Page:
Some of the ATMIS personnel we spoke to, some of whom are unauthorised to talk to the press, say that their Somali forces are yet to fully conform to the strict requirement of hierarchical discipline and that they lack a sense of patriotism, choosing instead to submit to a clan-based system, through which disputes as grave as rape and murder are resolved.
"They will need a serious mindset transformation if they are to take charge," a police officer from Zambia said.
But there is a feeling that the younger generation, which forms the majority of the Somali forces, is losing interest in the clan-based system and is embracing a nationalistic outlook of their country.
Other concerned soldiers feel that Somalia has been babied too much for far too long. A soldier who held this view said he did not understand what the cause of the perpetual conflict was and why a resolution was long in coming.
"Maybe if we left them alone they would find a solution," he said. "Even a child has to leave their parents' house and find their path."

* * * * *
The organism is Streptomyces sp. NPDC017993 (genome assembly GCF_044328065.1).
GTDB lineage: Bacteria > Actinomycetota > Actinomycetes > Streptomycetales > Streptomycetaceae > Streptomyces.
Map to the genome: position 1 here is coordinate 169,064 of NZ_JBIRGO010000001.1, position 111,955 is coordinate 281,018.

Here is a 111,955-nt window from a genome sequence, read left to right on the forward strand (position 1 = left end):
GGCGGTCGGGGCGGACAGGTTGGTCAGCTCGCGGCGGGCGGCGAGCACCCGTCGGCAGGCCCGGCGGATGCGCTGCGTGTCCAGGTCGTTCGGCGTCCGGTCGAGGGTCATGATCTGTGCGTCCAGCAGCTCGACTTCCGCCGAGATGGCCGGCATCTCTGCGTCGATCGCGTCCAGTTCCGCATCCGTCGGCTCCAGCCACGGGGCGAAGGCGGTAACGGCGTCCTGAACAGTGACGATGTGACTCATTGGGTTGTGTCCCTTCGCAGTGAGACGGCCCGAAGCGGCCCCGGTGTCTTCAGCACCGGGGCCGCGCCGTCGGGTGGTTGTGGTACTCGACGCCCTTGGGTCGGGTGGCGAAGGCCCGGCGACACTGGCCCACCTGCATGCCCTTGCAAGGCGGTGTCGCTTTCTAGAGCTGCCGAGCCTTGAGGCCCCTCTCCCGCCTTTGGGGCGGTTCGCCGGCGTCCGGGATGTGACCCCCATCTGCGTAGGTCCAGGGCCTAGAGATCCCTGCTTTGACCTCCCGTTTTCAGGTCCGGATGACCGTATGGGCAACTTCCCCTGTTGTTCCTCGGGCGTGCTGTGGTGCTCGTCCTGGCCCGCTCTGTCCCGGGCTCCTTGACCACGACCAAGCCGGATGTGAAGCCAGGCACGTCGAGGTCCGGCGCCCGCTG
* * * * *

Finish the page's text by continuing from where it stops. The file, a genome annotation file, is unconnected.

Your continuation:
But the notion is quickly rejected, given the expansionist tendencies of the Al-Shabaab, which over-ambitiously seeks to establish an Islamic caliphate on earth.
"We have seen the spillover of what happens in Somalia in Kenya... Even if we leave them, the Al-Shabaab won't leave us," Ms Lortan says.
There is also the concern that Somalia will become another Iraq or Afghanistan with the exit of ATMIS forces, and that the Al-Shabaab will overrun the country's government and its security apparatus.
Lt Gen Ndegeya says that the ATMIS strategy is different from the one employed in Afghanistan.
"In Afghanistan, they did some offensive operations, without training Afghan forces to hold the terrain," he says. "We don't leave any forward operating base without seeing to it that Somali forces can handle it defensively."
Such concerns stem from the fact that some of the officers trained to join the army or the police often defect to Al-Shabaab, which found a unifying factor - radical Islam - long before the government did so. And that's how they have been as successful as to collect 'zakat', now amounting to an estimated Sh1.8 billion monthly. There is no telling how many more Somali soldiers will defect to Al-Shabaab in future.
Within ATMIS, the challenges range from a language barrier, caused by the conflation of security forces from nine different countries, and insubordination, owing to conflicting loyalties. The biggest challenge, however, is funding, which threatens to claw back the gains made thus far.